Research Output

An investigation of cell wall micropore blocking as a possible mechanism for the decay resistance of anhydride modified wood.

  Corsican pine (Pinus nigra) sapwood was chemically modified with acetic, or hexanoic anhydride to a variety of weight percentage gains. The cell wall microporosity of the wood before and after chemical modification was determined using the technique of solute exclusion. The results showed that the cell wall microporosity decreased as the level of substitution increased, but the cell wall remained accessible at high levels of substitution. Values of the fibre saturation point (FSP) calculated from solute exclusion data ranged from c. 40% (for unmodified wood) to c. 20% at approx. 25% weight percentage gain, but were dependent to some degree upon the calculation method. Evidence is presented suggesting that the reduction in FSP may be attributable to bulking of the cell wall by bonded acyl adduct. It is concluded that the level of hydroxyl substitution in the cell wall is not the primary mechanism for giving decay protection in anhydride-modified wood.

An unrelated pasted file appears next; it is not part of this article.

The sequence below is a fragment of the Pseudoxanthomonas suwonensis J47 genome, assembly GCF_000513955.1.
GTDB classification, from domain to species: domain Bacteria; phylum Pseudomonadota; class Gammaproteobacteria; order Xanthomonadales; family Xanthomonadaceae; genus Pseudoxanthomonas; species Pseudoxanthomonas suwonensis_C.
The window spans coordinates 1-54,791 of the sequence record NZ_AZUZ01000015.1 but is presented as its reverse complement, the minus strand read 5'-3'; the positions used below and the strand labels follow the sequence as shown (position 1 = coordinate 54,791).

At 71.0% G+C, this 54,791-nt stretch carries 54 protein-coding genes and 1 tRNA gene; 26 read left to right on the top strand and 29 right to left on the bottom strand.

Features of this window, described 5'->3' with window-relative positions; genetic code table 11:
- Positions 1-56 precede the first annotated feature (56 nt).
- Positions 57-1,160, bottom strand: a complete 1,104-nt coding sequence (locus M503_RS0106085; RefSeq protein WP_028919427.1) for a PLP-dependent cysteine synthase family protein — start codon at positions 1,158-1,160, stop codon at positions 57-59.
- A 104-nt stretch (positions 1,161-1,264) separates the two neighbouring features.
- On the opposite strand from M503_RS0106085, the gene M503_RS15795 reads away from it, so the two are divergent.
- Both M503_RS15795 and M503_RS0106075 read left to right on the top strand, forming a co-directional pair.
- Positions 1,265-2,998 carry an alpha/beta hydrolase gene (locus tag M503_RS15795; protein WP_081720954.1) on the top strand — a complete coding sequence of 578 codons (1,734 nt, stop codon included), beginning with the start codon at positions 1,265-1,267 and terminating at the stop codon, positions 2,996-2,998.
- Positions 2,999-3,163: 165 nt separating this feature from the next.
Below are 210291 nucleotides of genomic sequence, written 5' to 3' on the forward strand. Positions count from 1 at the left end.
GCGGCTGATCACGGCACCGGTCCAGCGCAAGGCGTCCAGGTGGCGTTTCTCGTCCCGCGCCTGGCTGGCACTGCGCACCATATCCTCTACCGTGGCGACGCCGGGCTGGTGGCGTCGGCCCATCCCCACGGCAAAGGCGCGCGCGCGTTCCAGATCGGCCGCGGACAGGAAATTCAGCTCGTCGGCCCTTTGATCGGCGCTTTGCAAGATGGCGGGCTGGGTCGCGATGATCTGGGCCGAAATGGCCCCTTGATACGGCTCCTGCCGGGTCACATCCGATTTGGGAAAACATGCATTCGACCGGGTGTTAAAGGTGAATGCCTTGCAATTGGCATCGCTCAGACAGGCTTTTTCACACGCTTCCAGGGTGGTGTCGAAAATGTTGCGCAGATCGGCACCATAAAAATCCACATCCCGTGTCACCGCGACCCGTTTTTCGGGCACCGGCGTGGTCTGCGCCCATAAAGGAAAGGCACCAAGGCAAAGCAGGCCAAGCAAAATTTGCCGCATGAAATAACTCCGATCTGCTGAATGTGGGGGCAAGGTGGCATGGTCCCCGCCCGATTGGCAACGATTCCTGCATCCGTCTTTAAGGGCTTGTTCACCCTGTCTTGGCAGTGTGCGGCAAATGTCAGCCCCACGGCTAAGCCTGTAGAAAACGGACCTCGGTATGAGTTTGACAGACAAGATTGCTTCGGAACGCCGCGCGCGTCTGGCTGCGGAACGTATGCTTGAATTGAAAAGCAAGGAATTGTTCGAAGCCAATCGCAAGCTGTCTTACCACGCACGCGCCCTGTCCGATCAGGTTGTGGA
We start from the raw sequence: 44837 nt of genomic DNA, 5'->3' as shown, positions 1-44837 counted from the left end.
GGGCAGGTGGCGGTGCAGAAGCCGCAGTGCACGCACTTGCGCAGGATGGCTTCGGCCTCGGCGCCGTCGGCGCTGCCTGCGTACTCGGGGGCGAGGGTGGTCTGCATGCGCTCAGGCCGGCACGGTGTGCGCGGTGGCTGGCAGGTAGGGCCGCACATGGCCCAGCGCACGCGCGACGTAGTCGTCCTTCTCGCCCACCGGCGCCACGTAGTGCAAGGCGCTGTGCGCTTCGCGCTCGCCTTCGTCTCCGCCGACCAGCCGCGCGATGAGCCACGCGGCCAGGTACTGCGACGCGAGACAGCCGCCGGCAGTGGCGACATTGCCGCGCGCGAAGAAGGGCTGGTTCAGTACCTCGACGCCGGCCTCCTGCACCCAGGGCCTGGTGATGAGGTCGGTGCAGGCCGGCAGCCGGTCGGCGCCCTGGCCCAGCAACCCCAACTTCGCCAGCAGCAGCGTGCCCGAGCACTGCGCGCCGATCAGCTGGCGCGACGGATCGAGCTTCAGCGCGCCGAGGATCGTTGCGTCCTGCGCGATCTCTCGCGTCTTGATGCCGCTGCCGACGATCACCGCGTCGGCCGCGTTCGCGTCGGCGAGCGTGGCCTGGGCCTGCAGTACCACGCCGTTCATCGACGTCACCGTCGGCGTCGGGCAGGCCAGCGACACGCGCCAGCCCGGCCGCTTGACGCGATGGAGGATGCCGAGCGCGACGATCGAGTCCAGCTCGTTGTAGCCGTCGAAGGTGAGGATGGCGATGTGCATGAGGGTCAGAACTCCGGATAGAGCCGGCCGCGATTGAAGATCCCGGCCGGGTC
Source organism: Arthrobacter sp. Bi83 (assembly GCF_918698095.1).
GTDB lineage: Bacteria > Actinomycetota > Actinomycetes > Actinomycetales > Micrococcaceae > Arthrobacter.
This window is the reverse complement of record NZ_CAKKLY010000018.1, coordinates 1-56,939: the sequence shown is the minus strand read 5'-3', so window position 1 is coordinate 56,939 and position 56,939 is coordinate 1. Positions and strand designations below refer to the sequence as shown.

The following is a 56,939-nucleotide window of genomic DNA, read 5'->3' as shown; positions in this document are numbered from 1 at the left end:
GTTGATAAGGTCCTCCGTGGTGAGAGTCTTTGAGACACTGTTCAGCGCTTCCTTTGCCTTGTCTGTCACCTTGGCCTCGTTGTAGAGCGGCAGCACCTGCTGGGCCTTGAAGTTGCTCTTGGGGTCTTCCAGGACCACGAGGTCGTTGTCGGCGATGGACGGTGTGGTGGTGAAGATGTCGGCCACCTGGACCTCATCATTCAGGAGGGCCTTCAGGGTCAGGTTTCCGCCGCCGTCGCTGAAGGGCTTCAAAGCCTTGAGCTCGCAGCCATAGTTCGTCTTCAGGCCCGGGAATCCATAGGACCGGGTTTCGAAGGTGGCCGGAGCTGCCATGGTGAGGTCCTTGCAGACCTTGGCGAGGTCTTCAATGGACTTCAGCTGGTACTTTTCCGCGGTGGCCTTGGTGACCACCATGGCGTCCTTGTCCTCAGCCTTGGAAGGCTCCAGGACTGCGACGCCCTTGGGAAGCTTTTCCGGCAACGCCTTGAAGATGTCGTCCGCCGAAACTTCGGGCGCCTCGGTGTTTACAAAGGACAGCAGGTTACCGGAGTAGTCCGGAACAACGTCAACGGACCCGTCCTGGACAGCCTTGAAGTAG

Citation

Hill, C. A. S., Forster, S. C., Farahani, M. R. M., Hale, M. D. C., Ormondroyd, G. A. & Williams, G. R. (2005). An investigation of cell wall micropore blocking as a possible mechanism for the decay resistance of anhydride modified wood. International biodeterioration & biodegradation. 55, 69-76. doi:10.1016/j.ibiod.2004.07.003. ISSN 0964-8305

Keywords

Wood; Acetylation; Decay resistance; Solute exclusion; Fibre saturation point;

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